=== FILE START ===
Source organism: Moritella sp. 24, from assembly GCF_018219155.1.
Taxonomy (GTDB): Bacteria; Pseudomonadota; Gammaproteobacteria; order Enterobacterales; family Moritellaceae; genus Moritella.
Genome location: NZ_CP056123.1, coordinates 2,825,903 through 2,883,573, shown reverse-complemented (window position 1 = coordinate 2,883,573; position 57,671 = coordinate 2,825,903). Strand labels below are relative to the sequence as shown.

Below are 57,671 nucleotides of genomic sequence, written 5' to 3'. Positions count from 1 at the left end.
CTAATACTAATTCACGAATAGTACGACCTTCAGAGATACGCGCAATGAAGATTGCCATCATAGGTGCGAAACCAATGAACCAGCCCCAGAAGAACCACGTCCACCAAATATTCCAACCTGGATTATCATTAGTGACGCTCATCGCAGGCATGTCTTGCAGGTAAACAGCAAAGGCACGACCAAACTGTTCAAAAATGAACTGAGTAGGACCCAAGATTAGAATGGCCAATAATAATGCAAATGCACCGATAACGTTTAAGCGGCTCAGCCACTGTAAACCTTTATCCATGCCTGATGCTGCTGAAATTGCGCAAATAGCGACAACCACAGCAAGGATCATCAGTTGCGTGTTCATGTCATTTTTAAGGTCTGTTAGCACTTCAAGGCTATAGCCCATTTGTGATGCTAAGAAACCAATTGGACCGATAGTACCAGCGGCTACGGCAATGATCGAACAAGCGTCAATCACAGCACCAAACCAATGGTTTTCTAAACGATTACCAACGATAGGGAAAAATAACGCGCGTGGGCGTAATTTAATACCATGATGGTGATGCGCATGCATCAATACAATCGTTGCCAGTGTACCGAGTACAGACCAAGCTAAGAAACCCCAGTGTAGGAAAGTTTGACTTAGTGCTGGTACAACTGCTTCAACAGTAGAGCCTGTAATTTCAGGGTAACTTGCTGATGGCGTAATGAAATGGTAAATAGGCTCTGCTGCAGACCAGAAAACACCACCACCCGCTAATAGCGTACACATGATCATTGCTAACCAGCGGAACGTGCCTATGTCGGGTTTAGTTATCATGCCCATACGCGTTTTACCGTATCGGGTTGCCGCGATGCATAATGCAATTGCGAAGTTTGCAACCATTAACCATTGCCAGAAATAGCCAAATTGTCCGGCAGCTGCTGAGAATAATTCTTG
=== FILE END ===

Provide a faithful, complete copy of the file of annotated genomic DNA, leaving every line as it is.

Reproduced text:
Source organism: Moritella sp. 24, from assembly GCF_018219155.1.
Taxonomy (GTDB): Bacteria; Pseudomonadota; Gammaproteobacteria; order Enterobacterales; family Moritellaceae; genus Moritella.
Genome location: NZ_CP056123.1, coordinates 2,825,903 through 2,883,573, shown reverse-complemented (window position 1 = coordinate 2,883,573; position 57,671 = coordinate 2,825,903). Strand labels below are relative to the sequence as shown.

Below are 57,671 nucleotides of genomic sequence, written 5' to 3'. Positions count from 1 at the left end.
CTAATACTAATTCACGAATAGTACGACCTTCAGAGATACGCGCAATGAAGATTGCCATCATAGGTGCGAAACCAATGAACCAGCCCCAGAAGAACCACGTCCACCAAATATTCCAACCTGGATTATCATTAGTGACGCTCATCGCAGGCATGTCTTGCAGGTAAACAGCAAAGGCACGACCAAACTGTTCAAAAATGAACTGAGTAGGACCCAAGATTAGAATGGCCAATAATAATGCAAATGCACCGATAACGTTTAAGCGGCTCAGCCACTGTAAACCTTTATCCATGCCTGATGCTGCTGAAATTGCGCAAATAGCGACAACCACAGCAAGGATCATCAGTTGCGTGTTCATGTCATTTTTAAGGTCTGTTAGCACTTCAAGGCTATAGCCCATTTGTGATGCTAAGAAACCAATTGGACCGATAGTACCAGCGGCTACGGCAATGATCGAACAAGCGTCAATCACAGCACCAAACCAATGGTTTTCTAAACGATTACCAACGATAGGGAAAAATAACGCGCGTGGGCGTAATTTAATACCATGATGGTGATGCGCATGCATCAATACAATCGTTGCCAGTGTACCGAGTACAGACCAAGCTAAGAAACCCCAGTGTAGGAAAGTTTGACTTAGTGCTGGTACAACTGCTTCAACAGTAGAGCCTGTAATTTCAGGGTAACTTGCTGATGGCGTAATGAAATGGTAAATAGGCTCTGCTGCAGACCAGAAAACACCACCACCCGCTAATAGCGTACACATGATCATTGCTAACCAGCGGAACGTGCCTATGTCGGGTTTAGTTATCATGCCCATACGCGTTTTACCGTATCGGGTTGCCGCGATGCATAATGCAATTGCGAAGTTTGCAACCATTAACCATTGCCAGAAATAGCCAAATTGTCCGGCAGCTGCTGAGAATAATTCTTG